B738, Limoges France, 2008 On 21 March 2008, a Boeing 737-800 being operated by Ryanair on a scheduled passenger flight from Charleroi, Belgium to Limoges carried out a daylight approach at destination followed by a landing in normal ground visibility but during heavy rain and with a strong crosswind which ended with a 50 metre overrun into mud. None of the 181 occupants were injured but both engines were damaged by ingestion of debris.

B738, Lisbon Portugal, 2021 On 3 March 2021, a Boeing 737-800 departing Lisbon only just became airborne before the end of runway 21 and was likely to have overrun the runway in the event of a high speed rejected takeoff. After a significant reporting delay, the Investigation established that both pilots had calculated takeoff performance using the full runway length and then performed takeoff from an intersection after failing to identify their error before FMS entry or increase thrust to TOGA as the runway end was evidently about to be reached. 

B738, London Gatwick UK, 2020 On 28 February 2020, a Boeing 737-800 taking off from the full length of the London Gatwick main runway, which is in excess of 3000 metres long, was observed to get airborne only 120 metres before the end of the paved surface. The Investigation found that the crew response when the automatic V1 and VR calls did not occur was unduly delayed with rotation only occurring at a much higher than normal speed. No system fault was subsequently found and it was concluded that the crew had most likely omitted to input these speeds to the FMC after calculation.

B738, London Stansted UK, 2008 On 13 November 2008, a Boeing 737-800 with an unserviceable APU was being operated by Ryanair on a passenger flight at night was in collision with a tug after a cross-bleed engine start procedure was initiated prior to the completion of a complex aircraft pushback in rain. As the power was increased on the No 1 engine in preparation for the No 2 engine start, the resulting increase in thrust was greater than the counter-force provided by the tug and the aircraft started to move forwards. The towbar attachment failed and subsequently the aircraft s No 1 engine impacted the side of the tug, prior to the aircraft brakes being applied.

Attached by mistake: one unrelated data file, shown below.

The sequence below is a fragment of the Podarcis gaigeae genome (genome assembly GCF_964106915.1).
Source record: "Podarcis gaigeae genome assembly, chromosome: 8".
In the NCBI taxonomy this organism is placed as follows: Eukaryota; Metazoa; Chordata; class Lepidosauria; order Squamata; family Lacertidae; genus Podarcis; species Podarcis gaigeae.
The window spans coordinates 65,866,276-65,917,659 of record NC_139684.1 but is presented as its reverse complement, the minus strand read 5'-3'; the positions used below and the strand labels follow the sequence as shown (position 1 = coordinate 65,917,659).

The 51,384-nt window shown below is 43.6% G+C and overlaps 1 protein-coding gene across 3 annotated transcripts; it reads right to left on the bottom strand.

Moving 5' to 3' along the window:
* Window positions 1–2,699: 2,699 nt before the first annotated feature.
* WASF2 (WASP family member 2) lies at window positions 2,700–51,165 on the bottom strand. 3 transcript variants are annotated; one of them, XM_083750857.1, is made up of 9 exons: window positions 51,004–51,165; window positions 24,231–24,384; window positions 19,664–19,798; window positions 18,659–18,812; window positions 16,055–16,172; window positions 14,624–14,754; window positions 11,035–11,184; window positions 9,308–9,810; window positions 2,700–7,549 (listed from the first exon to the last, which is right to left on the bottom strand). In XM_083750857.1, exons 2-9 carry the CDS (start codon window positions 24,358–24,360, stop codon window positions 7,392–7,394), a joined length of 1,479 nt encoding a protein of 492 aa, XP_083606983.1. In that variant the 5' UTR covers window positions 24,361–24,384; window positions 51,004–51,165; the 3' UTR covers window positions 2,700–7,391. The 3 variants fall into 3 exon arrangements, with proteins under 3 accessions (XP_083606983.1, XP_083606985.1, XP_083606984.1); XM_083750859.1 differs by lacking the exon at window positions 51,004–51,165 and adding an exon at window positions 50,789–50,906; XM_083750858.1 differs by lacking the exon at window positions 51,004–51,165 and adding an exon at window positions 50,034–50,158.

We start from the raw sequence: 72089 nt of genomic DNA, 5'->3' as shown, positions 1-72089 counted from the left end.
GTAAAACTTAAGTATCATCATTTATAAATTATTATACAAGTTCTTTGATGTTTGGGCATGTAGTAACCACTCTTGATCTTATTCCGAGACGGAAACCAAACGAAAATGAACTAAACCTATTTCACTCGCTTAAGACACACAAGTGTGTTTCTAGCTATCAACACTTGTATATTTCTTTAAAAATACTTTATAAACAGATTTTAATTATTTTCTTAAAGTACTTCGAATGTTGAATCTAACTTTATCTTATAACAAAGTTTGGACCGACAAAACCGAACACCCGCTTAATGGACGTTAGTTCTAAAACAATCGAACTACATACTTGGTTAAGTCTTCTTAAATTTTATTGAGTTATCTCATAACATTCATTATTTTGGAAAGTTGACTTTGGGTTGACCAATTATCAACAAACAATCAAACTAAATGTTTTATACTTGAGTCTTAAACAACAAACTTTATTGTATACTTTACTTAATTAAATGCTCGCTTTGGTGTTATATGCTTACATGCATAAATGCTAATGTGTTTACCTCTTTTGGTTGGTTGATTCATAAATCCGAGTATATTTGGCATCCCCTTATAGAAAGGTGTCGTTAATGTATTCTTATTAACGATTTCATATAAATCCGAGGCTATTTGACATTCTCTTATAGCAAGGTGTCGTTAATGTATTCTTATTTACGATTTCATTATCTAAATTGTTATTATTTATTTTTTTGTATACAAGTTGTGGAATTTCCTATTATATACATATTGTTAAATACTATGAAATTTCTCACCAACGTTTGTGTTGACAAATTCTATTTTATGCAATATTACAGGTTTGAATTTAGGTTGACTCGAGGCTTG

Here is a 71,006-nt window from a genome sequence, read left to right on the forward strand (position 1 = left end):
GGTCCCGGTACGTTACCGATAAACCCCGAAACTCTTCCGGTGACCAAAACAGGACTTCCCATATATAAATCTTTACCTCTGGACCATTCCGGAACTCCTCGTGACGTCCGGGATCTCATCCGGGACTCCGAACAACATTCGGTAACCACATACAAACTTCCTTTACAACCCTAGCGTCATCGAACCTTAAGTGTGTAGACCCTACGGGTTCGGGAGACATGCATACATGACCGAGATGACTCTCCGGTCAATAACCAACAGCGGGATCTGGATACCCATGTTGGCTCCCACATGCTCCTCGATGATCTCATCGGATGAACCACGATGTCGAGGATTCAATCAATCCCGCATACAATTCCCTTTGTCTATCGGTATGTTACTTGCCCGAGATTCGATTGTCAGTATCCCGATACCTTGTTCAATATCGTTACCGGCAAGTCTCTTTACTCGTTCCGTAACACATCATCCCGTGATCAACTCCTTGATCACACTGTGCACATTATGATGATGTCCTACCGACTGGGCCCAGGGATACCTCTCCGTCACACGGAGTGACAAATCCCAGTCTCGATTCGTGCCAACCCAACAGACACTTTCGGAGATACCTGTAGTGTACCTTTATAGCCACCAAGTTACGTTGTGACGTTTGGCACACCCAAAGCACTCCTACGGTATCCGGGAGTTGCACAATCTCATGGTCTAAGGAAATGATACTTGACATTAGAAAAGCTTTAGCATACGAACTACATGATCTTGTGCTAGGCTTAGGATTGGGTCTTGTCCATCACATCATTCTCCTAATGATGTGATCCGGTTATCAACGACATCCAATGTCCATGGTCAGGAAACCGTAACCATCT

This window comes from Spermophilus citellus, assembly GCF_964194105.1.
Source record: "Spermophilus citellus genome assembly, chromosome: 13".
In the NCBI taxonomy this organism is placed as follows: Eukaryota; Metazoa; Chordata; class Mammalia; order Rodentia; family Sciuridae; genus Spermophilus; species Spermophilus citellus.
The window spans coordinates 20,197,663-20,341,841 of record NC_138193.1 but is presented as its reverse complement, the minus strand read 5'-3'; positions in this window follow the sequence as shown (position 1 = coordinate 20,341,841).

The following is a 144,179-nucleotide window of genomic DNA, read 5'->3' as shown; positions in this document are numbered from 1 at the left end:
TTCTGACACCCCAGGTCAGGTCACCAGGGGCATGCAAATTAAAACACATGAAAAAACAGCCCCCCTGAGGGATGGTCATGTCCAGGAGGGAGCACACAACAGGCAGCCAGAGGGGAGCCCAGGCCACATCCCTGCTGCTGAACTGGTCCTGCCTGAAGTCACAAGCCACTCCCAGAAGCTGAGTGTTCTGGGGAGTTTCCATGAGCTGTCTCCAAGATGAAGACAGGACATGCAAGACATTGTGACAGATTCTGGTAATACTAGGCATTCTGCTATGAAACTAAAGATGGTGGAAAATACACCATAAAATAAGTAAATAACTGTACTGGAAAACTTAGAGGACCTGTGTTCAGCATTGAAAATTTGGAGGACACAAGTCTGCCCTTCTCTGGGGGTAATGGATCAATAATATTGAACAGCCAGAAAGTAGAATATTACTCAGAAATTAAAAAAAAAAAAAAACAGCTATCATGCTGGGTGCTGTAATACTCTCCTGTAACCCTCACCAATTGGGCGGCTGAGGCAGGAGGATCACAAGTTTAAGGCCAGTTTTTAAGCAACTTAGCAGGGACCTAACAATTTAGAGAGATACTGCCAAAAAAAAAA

B738, Lyon France, 2009 On 29 August 2009, an Air Algérie Boeing B737-800 departed the side of the runway during take off but then regained the paved surface after sustaining damage from obstructions, completed the take off without further event and continued to destination. Damage to one of the engines, to tyres and to two lights was discovered at the destination. ATC remained unaware of the excursion until the Operator asked its representative at Lyon to ask the airport to carry out a runway inspection.

B738, Lyon Saint-Exupéry France, 2019 On 14 November 2019, a Boeing 737 was instructed was instructed to stop its night takeoff from Lyon at a low speed when the controller saw snow clearance vehicles entering the runway ahead. This vehicle group had been cleared to enter the active runway by the ground controller without any coordination with the runway controller and only the monitoring of surface movement radar and visual external scanning had removed the risk of a more serious consequence arising from the permitted incursion. The airport operator’s snow response plan was found not be specific to their airport and consequently of limited practical value.

B738, Manchester UK, 2003 On 16 July 2003, a Boeing 737-800, being operated by Excel Airlines on a passenger flight from Manchester to Kos began take off on Runway 06L without the flight crew being aware of work in progress at far end of the runway. The take off calculations, based on the full runway length resulted in the aircraft passing within 56 ft of a 14 ft high vehicle just after take off.

B738, Manchester UK, 2022 On 9 March 2022, a Boeing 737-800 taking off from Manchester and being used for the line training of a low experience First Officer was rotated by this trainee too rapidly and a tailstrike resulted. When asked during the climb if any abnormal noise had been heard during the takeoff, the cabin crew reported having heard “a very big bang”. The Captain then declared a PAN and the aircraft returned. The over aggressive rotation was suspected to have been a response to the trainees prior tendency to rotate too slowly and lack of training continuity was considered a potential factor.